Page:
Davis Outlines Plans for Poetry Room
Curator of Poetry in the George Edward Woodberry Poetry Room Christina Davis talks with a student during one of her weekly "Reel Time @ The Woodberry" events. Davis' plans for the Poetry Room include a series of readings by poets and other speakers.
November 12, 2008 - Understanding a poet's "voice" is crucial if students are to grasp the literary significance of any work. But through a new series of programs at the George Edward Woodberry Poetry Room, Curator of Poetry Christina Davis is hoping to add another layer to that analytical mix, offering students an opportunity to experience poets' actual voices.
Armed with the Poetry Room's collection of nearly 7,000 recordings of poets, Davis last month launched "Reel Time @ The Woodberry," a weekly series of informal gatherings which invite students to the Poetry Room to listen to poetry recordings and discuss poetry in general. The idea, she said, is to allow poet's voices to be encountered beyond "the isolated experience of headphones."
"Poetry readings are inherently communal experiences," she said. "I had one student say to me, ‘I don't want to leave Harvard without hearing these voices.' And, I agree: I really don't want these voices to languish on the shelves." Reel Time, she said, is an occasion for students to gather to explore the radically different reading styles that poets have adopted over the last century and to question the role of the author's audible rendering of his/her poem in our reception.
An accomplished poet who published her first collection of poems, Forth A Raven, in 2006 and is now working on her second book, Davis' poetry has appeared in American Poetry Review, Boston Review, Colorado Review, Jubilat, LIT, The May Anthologies, New England Review, New Republic, and Paris Review. Davis has also spent several residencies at Yaddo and the MacDowell Colony.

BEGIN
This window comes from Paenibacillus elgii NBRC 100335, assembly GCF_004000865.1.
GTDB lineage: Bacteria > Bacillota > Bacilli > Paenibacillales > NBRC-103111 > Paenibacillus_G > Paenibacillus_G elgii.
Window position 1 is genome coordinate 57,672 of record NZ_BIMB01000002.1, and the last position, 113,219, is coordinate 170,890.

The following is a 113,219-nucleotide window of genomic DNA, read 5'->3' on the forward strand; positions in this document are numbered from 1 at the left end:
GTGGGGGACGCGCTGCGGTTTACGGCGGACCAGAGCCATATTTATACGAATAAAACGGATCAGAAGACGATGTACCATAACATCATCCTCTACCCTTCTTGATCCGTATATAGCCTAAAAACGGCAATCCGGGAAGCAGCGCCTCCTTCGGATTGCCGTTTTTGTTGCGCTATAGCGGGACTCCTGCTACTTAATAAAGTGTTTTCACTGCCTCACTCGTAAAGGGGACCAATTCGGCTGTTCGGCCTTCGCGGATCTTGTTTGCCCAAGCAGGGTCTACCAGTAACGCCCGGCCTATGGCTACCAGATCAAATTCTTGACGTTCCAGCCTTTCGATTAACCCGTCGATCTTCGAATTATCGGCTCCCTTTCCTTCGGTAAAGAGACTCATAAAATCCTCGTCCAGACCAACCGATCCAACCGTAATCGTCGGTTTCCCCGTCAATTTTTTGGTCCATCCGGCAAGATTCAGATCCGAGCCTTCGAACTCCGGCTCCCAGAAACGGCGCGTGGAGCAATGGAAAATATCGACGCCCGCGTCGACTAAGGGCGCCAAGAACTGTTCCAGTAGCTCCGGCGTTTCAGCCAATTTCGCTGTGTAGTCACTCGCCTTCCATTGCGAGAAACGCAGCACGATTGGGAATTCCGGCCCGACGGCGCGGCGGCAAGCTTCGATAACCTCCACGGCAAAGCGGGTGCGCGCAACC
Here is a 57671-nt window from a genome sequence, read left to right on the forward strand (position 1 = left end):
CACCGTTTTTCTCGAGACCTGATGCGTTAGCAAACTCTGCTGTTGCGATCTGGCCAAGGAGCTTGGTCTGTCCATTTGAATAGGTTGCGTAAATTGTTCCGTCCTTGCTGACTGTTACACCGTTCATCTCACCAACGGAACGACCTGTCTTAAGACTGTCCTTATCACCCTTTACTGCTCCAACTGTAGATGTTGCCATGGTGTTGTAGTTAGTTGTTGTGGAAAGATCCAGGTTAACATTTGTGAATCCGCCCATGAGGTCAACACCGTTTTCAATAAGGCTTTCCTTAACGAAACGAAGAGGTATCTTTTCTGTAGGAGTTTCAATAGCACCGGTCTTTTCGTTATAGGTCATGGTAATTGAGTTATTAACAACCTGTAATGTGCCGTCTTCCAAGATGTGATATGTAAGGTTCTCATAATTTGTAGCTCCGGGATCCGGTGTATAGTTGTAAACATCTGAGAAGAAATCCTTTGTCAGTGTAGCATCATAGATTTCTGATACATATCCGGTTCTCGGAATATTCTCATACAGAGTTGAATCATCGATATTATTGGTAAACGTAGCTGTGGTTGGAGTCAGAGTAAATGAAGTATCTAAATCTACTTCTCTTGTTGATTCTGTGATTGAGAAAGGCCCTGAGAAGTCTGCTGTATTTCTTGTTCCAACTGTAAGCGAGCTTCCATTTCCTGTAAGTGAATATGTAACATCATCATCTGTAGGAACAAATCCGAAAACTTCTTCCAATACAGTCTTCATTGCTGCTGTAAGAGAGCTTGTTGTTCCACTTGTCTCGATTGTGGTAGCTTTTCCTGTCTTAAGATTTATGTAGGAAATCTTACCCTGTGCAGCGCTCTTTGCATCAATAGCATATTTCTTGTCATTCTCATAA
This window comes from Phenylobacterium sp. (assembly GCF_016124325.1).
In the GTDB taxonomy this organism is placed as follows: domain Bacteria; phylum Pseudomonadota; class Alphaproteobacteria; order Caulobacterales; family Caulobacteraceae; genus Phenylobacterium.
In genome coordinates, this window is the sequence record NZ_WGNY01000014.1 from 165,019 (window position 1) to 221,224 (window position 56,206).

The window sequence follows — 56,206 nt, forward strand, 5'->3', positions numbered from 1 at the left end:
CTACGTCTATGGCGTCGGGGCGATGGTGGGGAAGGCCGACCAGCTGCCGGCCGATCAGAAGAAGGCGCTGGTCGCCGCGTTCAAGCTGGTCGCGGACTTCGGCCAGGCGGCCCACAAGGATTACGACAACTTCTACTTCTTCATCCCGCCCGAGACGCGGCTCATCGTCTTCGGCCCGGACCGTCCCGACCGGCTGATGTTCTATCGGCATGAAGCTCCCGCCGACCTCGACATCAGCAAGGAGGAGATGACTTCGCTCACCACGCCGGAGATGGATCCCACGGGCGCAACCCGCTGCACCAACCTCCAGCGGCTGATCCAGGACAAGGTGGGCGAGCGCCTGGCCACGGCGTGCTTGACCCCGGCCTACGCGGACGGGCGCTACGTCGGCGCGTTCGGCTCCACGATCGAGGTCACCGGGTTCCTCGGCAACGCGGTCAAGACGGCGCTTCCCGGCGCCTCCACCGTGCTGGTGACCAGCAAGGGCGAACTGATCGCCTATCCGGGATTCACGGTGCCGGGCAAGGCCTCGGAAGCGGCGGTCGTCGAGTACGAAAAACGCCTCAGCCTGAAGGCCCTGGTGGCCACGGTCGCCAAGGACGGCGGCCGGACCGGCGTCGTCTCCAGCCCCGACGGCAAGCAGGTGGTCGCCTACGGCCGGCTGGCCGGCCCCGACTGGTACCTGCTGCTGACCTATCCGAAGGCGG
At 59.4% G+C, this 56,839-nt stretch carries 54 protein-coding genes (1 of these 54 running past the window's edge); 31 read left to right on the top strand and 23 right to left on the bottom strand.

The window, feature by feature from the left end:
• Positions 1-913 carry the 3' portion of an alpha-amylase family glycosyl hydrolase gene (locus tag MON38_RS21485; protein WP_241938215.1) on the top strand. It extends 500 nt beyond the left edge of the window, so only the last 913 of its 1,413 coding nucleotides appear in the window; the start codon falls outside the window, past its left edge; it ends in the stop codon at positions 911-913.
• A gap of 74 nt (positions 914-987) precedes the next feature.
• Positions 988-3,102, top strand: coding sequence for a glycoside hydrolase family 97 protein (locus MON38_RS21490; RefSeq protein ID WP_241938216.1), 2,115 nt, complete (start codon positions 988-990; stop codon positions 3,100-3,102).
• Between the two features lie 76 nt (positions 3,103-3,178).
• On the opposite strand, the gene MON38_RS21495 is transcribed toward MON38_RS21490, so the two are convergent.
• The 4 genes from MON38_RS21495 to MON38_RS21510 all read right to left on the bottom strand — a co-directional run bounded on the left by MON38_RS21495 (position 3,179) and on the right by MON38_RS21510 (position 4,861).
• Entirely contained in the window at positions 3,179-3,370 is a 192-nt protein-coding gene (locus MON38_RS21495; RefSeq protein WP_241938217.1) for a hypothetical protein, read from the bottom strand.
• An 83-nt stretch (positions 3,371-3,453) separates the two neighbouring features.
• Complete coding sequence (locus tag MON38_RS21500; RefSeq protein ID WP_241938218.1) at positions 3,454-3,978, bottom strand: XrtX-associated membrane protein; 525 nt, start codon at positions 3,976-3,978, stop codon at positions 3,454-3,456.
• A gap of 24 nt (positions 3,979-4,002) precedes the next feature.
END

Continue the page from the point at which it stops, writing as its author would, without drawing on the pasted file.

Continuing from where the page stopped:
Davis previously worked for Poets House in New York, where she was responsible for public relations for the 50,000-volume library and literary center. She holds a BA from the University of Pennsylvania, and an M.St in Victorian Literature and M.Phil in Modernist Literature from Oxford University.
This semester, her hope for the Poetry Room is to build momentum and curiosity around the Poetry Room through the weekly "Reel Time" events and a new monthly series of presentations, "Woodberry Works-in-Progress," which offers attendees an opportunity to engage with artists and scholars who are in the midst of creating significant works. Davis plans to kick off the series December 11th with a presentation by Professor Al Filreis of the University of Pennsylvania on PENN SOUND, an Internet-accessible archive of poetry recordings.
Davis believes her creative, playful approach to student programs has helped stimulate interest. During a Reel Time gathering held on Halloween, for example, Davis played recordings of William Butler Yeats, whose self-described ambition was to "play with all masks," and paired him with John Berryman's Mr. Bones.
In 2009, Davis' plans for the Woodberry Poetry Room extend beyond the "Reel Time" series. Davis said she is organizing a reading series that will continue the Poetry Room's mission of recording poets at the outset of their careers, as well as chronicling different stages of writers' output. The reading series will feature a range of voices from "National Book Award winners to poets who have just published their first book," she said.
With her self-described "populist approach to poetry," Davis appears to be gaining traction among students. The number of students using the Poetry Room as a quiet study area has grown in recent weeks, she said, while others have begun using the space as a poetic meeting place.
"From those few events, it seems students are returning to explore on their own, which is what I was hoping for," Davis said. "We have had a huge spike in visitors among students, and professors are beginning to hear about using the audio collection. We had four seminars in the last week alone. And, I'm immensely heartened that students have begun to use the room not only to study others' work but also to write their own poems. There is no greater privilege than to be in a room in which new voices are emerging."